Tract VII: What is Anglican Spirituality?

This entry is part 11 of 16 in the series Erlandson: Tracts for the Times 2.0

Today, after taking an excursus into the ideals of Anglican parochial and higher education, I want to return in the months ahead to laying out a comprehensive vision of Anglican spirituality. In Tract 4, I defined and discussed Christian spirituality in general, and now I want to extend that definition in a more specifically Anglican direction.

In Tract 4, I defined Christian spirituality as “the life of Jesus Christ communicated to the Body of Christ by the Spirit of Christ.” This biblically-based definition of spirituality means that Christian spirituality is necessarily an ecclesial spirituality. It is primarily the corporate spirituality of the church since the church is the Body of Christ into which we are baptized.[1] Spirituality in this sense is not just another flavor, preference, or option for individual Christians but is the totality of life in Christ as incarnated into our actual lives.

Just as Anglicanism is a species of Christianity, so Anglican spirituality is a species of Christian spirituality, which is necessarily ecclesial in nature. Defining anything Anglican today is hazardous because of the confused and contentious nature of Anglicanism today, but attempting a definition is a necessary act of courage.

The most important thing to remember about Anglican spirituality is this: “Anglican spirituality is Prayer Book spirituality.”

While this definition may seem to demote the place of the Holy Scriptures and to exalt a man-made book, as well as ignore other aspects of authentic Anglican spirituality, I don’t believe this to be the case.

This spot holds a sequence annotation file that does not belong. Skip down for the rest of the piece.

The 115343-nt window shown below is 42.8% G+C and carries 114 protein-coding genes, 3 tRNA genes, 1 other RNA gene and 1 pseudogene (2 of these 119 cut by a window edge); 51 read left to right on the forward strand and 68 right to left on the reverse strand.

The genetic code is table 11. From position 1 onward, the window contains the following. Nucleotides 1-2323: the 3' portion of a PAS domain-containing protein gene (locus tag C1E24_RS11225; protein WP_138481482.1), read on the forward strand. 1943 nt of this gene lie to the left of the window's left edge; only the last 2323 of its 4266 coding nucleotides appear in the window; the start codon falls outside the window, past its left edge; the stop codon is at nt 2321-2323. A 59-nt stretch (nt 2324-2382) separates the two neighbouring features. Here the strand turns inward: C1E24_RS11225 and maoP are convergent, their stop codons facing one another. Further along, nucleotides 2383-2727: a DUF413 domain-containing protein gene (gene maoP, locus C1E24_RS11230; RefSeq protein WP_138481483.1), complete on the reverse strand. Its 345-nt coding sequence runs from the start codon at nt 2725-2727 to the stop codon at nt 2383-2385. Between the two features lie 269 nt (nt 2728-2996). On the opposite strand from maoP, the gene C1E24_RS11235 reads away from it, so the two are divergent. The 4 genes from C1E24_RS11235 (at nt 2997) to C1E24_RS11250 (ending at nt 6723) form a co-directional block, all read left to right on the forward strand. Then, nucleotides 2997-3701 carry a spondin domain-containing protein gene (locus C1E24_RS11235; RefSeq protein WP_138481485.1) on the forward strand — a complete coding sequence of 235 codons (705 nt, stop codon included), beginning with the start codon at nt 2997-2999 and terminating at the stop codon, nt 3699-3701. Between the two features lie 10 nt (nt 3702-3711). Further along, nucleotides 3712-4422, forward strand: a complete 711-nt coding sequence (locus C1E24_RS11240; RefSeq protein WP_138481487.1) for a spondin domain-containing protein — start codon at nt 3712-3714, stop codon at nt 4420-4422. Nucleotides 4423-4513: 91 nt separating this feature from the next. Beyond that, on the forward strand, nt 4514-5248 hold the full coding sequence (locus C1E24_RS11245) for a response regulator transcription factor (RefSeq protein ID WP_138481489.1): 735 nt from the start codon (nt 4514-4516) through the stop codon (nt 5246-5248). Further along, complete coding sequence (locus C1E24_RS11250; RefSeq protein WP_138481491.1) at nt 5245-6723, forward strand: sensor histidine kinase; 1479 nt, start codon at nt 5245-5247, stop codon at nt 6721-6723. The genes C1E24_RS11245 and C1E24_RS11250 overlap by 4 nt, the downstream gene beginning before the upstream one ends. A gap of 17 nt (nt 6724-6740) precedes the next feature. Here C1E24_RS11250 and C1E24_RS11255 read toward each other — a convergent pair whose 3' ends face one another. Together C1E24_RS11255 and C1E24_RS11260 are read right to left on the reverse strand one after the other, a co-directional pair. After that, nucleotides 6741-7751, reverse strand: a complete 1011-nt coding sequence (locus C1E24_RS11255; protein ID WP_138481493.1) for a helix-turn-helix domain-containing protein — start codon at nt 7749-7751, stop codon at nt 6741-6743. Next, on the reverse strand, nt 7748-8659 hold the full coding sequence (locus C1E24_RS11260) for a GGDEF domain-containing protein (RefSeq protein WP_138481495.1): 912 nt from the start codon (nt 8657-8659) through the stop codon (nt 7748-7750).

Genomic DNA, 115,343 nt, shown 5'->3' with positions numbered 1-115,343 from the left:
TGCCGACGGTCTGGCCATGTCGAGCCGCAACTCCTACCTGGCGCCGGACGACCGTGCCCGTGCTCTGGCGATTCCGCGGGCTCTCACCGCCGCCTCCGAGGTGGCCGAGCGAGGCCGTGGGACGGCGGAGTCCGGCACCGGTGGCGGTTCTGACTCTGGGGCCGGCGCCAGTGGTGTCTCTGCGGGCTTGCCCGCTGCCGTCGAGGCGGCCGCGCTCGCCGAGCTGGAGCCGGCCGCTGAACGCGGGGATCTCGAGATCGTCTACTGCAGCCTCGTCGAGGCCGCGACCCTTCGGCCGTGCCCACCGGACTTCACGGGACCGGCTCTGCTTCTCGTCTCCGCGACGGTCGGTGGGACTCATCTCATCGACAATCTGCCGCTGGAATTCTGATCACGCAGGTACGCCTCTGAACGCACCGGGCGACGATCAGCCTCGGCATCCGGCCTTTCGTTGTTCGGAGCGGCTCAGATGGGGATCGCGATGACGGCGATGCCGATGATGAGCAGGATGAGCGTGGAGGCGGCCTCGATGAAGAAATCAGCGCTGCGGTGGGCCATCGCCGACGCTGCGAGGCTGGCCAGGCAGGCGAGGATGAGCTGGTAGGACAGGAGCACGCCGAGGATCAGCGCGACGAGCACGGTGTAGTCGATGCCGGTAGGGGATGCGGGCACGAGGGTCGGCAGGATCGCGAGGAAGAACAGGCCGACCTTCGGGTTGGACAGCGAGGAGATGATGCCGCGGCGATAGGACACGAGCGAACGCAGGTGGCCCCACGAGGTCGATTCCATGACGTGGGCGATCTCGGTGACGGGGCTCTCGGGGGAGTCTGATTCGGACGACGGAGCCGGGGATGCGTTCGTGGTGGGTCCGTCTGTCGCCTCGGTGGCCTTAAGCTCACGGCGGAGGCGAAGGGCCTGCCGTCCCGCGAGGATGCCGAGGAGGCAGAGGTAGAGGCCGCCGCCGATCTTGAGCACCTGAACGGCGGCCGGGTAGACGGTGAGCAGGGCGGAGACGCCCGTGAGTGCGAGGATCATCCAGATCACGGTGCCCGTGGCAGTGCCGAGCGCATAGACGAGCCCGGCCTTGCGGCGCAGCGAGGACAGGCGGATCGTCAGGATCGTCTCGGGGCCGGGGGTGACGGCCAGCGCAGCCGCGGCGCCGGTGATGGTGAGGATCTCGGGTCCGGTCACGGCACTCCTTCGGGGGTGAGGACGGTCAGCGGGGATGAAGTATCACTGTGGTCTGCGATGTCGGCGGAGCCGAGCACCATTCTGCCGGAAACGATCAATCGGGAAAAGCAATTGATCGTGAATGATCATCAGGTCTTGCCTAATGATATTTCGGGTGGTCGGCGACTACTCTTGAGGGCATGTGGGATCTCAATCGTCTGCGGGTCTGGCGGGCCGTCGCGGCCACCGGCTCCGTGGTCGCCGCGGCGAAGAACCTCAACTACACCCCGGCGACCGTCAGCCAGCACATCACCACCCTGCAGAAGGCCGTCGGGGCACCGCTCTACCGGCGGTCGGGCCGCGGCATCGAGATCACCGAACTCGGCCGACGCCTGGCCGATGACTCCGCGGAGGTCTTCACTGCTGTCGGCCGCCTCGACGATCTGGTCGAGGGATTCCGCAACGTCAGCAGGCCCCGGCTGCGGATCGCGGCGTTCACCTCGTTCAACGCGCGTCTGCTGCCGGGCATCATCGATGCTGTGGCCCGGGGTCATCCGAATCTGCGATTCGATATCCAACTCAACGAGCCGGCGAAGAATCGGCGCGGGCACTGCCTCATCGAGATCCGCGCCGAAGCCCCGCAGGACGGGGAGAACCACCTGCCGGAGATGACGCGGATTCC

A Rule of Life

Let me briefly explain my claim that Anglican spirituality is Prayer Book spirituality by first exploring rules of life.

A rule of life is a devotional discipline in which we order our worship, work, and leisure as a pleasing sacrifice to God. Every Christian tradition and Christian individual needs and has a rule of life, even if it’s only implicit. A rule of life is essential for Christian spirituality because by it, we make sense of our lives and articulate a vision for the good life. We need a rule of life because our fallen nature is disordered, distracted, and self-centered, and we need to establish godly habits that form a Christ-like character.

A pious answer would mandate that we should employ the Bible alone as the Christian rule of life. Certainly, no rule of life has the inspired, authoritative nature of the Holy Scriptures. But there’s a very real and practical problem with conceiving of the Bible as the Christian rule of life. Let me virtually pass out a fully inspired Bible to every Christian on the face of the earth – all 2.5 billion of them. Now, let me ask them all, on cue, to live out a holy and ordered Christian life using only their Bible reading as their rule of life. Chaos, confusion, and a Babel of disordered lives would ensue. The most immediate problem we would all face is that you can’t live out the truths of the Bible apart from a life embodied and incarnated in the local church. But once you’ve done this and acknowledged the corporate nature of our life in Christ, you are immediately faced with the need for a common Rule of Life.